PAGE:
What Are Nightshades?
The term nightshades refers to the plant family Solanacaea, which includes popular edible plants like tomatoes, potatoes, eggplant and peppers as well as the highly addictive drug tobacco. Many plants in the nightshade family are poisonous and some, like belladonna (also called deadly nightshade), can be fatal. The benefits of eating plenty of fresh fruits and vegetables every day cannot be denied, and for many people, eating food from the nightshade family does not cause major issues. Who doesn’t love fresh crispy bell peppers on a salad, hot French fries or a nice tomato sauce on pasta? Unfortunately for those who are sensitive foods like tomatoes and potatoes can cause a great deal of difficulty.
What Are the Signs of Nightshade Sensitivity?
Symptoms of nightshade sensitivity can range, but may include joint pain, bloating, fatigue, diarrhea, nausea, eczema and migraines. Many people with other food allergies like dairy and gluten find that they experience relief when they also remove foods from the nightshade family from their diet. In general, people dealing with autoimmune diseases or chronic pain like with fibromyalgia often report improvement when they remove nightshades from their diet. The poisonous compounds in nightshades are especially concentrated in leaves and seeds; however, dangerous levels can be found in edible parts of the plants including in unripe raw (green-fleshed) potatoes or those that have been stored too long and have developed eyes. Eating underripe or overripe potatoes has been linked to digestive distress and even death.
Why Are Some People Sensitive to Nightshades?
As with all health issues, there are a number of intersecting factors including current state of health, genetics, exposure to unhealthy foods, alcohol, drugs and other damaging substances, and many other factors. One theory as to why certain people develop more food sensitivities than others is the idea of “leaky gut syndrome,” in which the integrity of the gut lining has been compromised through excess antibiotics, alcohol, non-steroidal anti-inflammatory drugs (NSAIDs), sugar, food allergies or other inflammatory triggers, allowing for larger particles to fit through the gut lining into the body’s lymph system. These larger molecules, like proteins, can then be mistakenly tagged by the body’s immune system as foreign invaders, stimulating an immune system cavalry charge, the end result of which is often chronic inflammation, pain and potential autoimmune diseases.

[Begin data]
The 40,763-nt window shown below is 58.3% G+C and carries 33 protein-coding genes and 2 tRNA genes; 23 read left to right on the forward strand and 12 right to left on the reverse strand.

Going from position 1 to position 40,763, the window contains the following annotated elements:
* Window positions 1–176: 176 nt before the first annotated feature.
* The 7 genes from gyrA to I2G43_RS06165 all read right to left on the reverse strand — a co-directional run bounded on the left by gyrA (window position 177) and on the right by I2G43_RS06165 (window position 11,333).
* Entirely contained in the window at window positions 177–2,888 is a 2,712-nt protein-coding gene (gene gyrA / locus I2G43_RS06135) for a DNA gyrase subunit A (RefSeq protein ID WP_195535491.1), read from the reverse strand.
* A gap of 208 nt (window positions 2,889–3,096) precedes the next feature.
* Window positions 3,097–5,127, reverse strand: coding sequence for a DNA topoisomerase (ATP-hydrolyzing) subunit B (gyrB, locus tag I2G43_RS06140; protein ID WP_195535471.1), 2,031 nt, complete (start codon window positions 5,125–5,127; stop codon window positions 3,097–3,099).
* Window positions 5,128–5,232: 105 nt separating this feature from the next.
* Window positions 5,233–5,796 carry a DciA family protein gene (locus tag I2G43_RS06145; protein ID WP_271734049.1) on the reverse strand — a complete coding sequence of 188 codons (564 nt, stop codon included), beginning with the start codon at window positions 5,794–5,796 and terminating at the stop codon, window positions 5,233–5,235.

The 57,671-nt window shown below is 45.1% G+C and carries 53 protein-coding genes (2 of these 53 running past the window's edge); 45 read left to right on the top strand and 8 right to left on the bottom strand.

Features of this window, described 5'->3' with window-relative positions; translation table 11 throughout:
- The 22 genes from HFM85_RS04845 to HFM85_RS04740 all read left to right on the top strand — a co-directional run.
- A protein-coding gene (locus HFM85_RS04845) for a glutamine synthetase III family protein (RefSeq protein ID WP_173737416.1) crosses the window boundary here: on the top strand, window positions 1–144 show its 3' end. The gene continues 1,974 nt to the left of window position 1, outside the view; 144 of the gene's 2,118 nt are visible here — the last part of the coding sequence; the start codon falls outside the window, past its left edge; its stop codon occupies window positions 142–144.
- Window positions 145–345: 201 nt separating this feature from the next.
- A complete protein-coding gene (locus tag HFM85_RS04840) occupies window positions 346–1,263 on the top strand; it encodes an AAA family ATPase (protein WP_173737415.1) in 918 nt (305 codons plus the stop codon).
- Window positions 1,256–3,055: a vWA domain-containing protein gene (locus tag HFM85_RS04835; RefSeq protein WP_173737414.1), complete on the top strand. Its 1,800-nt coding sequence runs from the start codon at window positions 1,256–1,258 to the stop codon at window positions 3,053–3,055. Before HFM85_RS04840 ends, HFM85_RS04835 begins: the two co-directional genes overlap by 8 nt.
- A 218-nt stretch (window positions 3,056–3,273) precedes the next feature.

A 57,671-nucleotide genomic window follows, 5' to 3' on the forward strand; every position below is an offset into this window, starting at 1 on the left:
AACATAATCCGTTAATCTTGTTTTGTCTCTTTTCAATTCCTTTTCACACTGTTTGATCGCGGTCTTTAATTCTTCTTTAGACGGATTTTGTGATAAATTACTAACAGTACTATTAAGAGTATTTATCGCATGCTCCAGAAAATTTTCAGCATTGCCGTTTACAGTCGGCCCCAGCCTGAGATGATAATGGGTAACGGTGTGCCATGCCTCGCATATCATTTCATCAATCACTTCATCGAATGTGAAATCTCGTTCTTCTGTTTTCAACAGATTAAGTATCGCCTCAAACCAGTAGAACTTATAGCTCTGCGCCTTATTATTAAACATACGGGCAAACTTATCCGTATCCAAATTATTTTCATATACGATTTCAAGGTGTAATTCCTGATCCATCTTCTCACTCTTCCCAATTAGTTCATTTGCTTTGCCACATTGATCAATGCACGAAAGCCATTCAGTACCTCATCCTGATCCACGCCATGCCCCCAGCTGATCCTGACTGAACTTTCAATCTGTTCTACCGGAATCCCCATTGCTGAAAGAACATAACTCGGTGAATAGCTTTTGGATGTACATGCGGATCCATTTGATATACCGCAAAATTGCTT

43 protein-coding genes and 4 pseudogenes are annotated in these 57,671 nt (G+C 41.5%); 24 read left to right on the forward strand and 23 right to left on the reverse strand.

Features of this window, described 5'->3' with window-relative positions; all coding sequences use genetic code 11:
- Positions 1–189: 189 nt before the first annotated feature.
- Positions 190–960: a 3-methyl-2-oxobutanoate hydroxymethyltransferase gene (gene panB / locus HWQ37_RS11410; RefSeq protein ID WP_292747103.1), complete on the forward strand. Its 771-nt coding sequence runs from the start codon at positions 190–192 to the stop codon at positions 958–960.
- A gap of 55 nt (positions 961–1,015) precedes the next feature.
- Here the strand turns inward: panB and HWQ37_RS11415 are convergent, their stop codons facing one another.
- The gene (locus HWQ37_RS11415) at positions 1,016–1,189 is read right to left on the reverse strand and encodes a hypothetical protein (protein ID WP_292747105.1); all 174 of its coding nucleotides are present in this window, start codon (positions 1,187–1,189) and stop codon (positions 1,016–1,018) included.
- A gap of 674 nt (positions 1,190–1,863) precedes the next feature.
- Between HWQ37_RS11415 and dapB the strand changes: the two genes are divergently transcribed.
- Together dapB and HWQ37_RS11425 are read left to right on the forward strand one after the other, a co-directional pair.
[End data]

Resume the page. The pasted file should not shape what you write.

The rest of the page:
Nightshades and Inflammation
In recent research, scientists have found a protein-based tomato allergy in sensitive individuals, showing that there is the potential for those proteins to trigger an autoimmune response or chronic inflammation in a person with a leaky gut. While there is no good research on the overall inflammatory effects of eating nightshades, the web is rife with stories about nightshade sensitivities. One reason for this could be some pro-inflammatory compounds found in most nightshades (and some other foods). In particular, lectins found in nightshade foods are thought to damage the gut lining and promote a state of inflammation. Nightshades also contain glycoalkaloids, which have been linked to leaky gut syndrome and irritable bowel disease (IBD). Dr. Gundry has created a lectin-free food list for those with chronic inflammatory disorders, which includes anti-inflammatory foods like broccoli, range-fed meats, nuts, sweet potatoes, leafy greens and avocados.
Weirdly, while regular potatoes contain some pretty funky compounds, sweet potatoes or yams are in a completely different plant family and do not pose any of the same issues. (Sweet potato fries happen to be my favorite!) Moving away from tomatoes and peppers can be a bit more tricky, especially for those like myself who live in the Southwest, where roasted green chilli is a downright staple. Even if you don’t have a cultural connection to chilli, you may find nightshades cropping up in all sorts of your favorite foods. Try substituting a yummy cashew-based, vegan alfredo sauce for that red sauce on pasta, or experiment with spicing up your cooking with garlic, ginger or black pepper (not a nightshade) instead of red pepper flakes or hot sauce. If you suspect you are sensitive, cut out nightshades for a few weeks and see if you notice any improvement, you might be surprised!